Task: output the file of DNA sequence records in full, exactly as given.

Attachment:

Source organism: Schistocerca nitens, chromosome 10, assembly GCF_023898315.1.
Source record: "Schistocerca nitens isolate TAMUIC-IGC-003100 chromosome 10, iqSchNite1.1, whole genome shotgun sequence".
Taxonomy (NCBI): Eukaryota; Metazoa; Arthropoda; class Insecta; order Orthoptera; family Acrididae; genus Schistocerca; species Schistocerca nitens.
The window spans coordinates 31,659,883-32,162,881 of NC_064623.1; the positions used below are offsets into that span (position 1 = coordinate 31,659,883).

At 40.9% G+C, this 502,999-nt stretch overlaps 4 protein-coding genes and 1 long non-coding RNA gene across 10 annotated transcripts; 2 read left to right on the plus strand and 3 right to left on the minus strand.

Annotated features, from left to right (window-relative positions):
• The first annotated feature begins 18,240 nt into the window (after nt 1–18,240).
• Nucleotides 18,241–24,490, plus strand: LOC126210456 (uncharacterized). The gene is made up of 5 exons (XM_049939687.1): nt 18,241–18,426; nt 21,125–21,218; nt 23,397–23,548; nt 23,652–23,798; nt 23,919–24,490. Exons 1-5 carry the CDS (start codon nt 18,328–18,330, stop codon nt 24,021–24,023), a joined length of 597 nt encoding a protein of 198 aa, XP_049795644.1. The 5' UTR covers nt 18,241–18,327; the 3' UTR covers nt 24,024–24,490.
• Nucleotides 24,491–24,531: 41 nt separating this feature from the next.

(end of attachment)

Source organism: Schistocerca nitens, chromosome 10, assembly GCF_023898315.1.
Source record: "Schistocerca nitens isolate TAMUIC-IGC-003100 chromosome 10, iqSchNite1.1, whole genome shotgun sequence".
Taxonomy (NCBI): Eukaryota; Metazoa; Arthropoda; class Insecta; order Orthoptera; family Acrididae; genus Schistocerca; species Schistocerca nitens.
The window spans coordinates 31,659,883-32,162,881 of NC_064623.1; the positions used below are offsets into that span (position 1 = coordinate 31,659,883).

At 40.9% G+C, this 502,999-nt stretch overlaps 4 protein-coding genes and 1 long non-coding RNA gene across 10 annotated transcripts; 2 read left to right on the plus strand and 3 right to left on the minus strand.

Annotated features, from left to right (window-relative positions):
• The first annotated feature begins 18,240 nt into the window (after nt 1–18,240).
• Nucleotides 18,241–24,490, plus strand: LOC126210456 (uncharacterized). The gene is made up of 5 exons (XM_049939687.1): nt 18,241–18,426; nt 21,125–21,218; nt 23,397–23,548; nt 23,652–23,798; nt 23,919–24,490. Exons 1-5 carry the CDS (start codon nt 18,328–18,330, stop codon nt 24,021–24,023), a joined length of 597 nt encoding a protein of 198 aa, XP_049795644.1. The 5' UTR covers nt 18,241–18,327; the 3' UTR covers nt 24,024–24,490.
• Nucleotides 24,491–24,531: 41 nt separating this feature from the next.